Wikipedia uses the generic term "produce distribution centre". "Produce" is a common and highly standardized term for unprocessed fruits and vegetables on their way to retail. Here in Ontario we have installations called "food terminals", where produce is sold at wholesale to buyers working for restaurants and markets. But "produce distribution center" is probably the better generic option.

With "warehouse" the emphasis is on storage, possibly long-term (which would not be the case for produce) and also does not convey the multi-buyer wholesale distribution aspect.

  • "food terminal" sounds very nice. Is it only specific to Ontario?
    – brilliant
    Commented May 21, 2019 at 15:57
  • But note that a "distribution center" is totally different from a "farmer's packing shed" or a "vegetable packing center".
    – Fattie
    Commented May 22, 2019 at 13:16
  • "Food terminal" does seem to be only what Ontario calls it; I can't get any Google results for anywhere else. So yeah, it's local. And yes, I read the OP's question as being more about a waypoint for fresh produce being distributed to markets; not about packing or canning or freezing or processing. I believe for those channels, the produce goes straight from the farm to the respective plant. You'd call those places "processing centers" or "packing plant" or "cannery", etc.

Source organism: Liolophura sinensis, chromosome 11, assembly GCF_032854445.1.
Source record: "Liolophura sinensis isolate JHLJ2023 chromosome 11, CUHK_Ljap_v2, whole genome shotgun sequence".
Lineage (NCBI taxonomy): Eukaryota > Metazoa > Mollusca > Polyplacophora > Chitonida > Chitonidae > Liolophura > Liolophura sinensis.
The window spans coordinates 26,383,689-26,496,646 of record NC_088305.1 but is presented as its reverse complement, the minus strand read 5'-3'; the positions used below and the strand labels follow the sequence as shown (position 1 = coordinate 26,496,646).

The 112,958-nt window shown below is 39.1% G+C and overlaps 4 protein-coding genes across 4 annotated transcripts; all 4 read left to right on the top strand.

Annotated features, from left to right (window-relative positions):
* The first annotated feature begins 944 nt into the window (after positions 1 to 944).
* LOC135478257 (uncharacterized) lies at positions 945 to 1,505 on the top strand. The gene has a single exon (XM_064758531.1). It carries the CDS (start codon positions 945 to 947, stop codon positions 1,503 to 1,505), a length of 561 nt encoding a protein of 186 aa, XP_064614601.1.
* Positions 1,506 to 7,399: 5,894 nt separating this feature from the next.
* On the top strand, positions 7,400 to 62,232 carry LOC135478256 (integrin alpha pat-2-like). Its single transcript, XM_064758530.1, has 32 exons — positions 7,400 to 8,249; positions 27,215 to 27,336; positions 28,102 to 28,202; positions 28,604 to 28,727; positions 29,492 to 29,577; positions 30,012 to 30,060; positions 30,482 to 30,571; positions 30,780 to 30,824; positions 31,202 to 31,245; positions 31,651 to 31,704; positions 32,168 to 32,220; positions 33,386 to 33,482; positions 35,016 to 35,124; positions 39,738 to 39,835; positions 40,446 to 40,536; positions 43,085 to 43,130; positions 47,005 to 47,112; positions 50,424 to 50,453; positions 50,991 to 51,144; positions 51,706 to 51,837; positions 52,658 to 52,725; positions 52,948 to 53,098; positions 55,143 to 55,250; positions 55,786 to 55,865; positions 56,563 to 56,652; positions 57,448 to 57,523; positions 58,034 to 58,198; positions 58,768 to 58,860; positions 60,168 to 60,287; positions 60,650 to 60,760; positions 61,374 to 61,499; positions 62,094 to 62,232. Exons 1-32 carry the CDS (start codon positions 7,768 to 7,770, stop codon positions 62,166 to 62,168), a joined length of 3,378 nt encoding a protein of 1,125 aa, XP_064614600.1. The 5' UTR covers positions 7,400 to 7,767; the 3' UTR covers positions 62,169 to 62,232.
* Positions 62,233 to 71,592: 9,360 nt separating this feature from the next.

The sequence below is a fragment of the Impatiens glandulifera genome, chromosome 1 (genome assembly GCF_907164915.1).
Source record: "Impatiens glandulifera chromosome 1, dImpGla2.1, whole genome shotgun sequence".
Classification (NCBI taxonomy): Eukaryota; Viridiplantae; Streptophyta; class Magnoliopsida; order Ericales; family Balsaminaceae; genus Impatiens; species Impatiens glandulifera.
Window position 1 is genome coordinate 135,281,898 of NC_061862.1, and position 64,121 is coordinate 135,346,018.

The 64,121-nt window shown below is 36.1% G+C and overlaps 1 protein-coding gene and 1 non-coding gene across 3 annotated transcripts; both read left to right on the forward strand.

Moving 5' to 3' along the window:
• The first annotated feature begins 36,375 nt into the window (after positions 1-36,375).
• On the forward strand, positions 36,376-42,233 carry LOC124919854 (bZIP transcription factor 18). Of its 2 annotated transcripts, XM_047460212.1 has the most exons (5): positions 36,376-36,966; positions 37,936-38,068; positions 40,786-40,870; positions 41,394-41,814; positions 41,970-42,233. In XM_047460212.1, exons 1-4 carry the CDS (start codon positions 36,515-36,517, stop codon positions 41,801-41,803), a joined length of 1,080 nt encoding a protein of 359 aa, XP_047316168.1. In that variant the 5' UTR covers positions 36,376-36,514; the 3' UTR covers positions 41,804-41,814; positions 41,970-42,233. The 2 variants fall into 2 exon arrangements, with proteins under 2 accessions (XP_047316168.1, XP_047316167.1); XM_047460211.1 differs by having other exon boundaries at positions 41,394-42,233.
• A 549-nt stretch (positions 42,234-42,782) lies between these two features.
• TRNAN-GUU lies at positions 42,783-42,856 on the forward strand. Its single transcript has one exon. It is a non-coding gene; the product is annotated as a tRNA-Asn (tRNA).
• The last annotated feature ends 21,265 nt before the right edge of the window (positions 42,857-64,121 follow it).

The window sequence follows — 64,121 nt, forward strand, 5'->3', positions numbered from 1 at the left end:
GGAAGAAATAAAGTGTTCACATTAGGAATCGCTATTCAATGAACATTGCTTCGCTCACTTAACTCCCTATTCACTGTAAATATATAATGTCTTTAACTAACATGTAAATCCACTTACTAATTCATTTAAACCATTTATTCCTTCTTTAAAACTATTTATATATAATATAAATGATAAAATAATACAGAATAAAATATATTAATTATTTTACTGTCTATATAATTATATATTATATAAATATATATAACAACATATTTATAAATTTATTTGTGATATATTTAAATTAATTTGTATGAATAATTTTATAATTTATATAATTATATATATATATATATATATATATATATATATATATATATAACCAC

– CCTO
    Commented May 22, 2019 at 17:04

While not vegetables, grain is stored in a granary.

  • 3
    This does not provide an answer to the question. To critique or request clarification from an author, leave a comment below their post. - From Review
    – shin
    Commented May 22, 2019 at 6:51
  • He was asking about terms used for buildings used to store produce, so I gave him one.
    – nick012000
    Commented May 22, 2019 at 9:41
  • It's a good answer.
    – Fattie
    Commented May 22, 2019 at 13:16

That would be called a silo. As others have said, the term "base" with the modifier "vegetable" refers to a soup or another dish that is created starting from vegetables.

  • No. A silo is a round, tower-like structure used to store silaage tps://en.wikipedia.org/wiki/Silage that's generally used for animal feed. This is a classic farm silo: dreamstime.com/…
    – jamesqf
    Commented May 21, 2019 at 3:37
  • 2
    @jamesqf, at least in American English, a "silo" is also used to store grain and other powder-like substances (sawdust, cement, etc.). Produce wouldn't be stored in a silo.
    – Mark
    Commented May 21, 2019 at 23:51
  • silos are usually for wheat. less commonly for "silage".
    – Fattie
    Commented May 22, 2019 at 13:17
  • @Mark: I disagree, but perhaps it's a regional usage? Where I grew up, the round structure next to your barn was a silo, and used only for silage - note the similarity of the words? The only other usage I've seen for silo is an underground missle facility. A tower-like structure used for storing grain is called a grain elevator.
    – jamesqf
    Commented May 23, 2019 at 2:08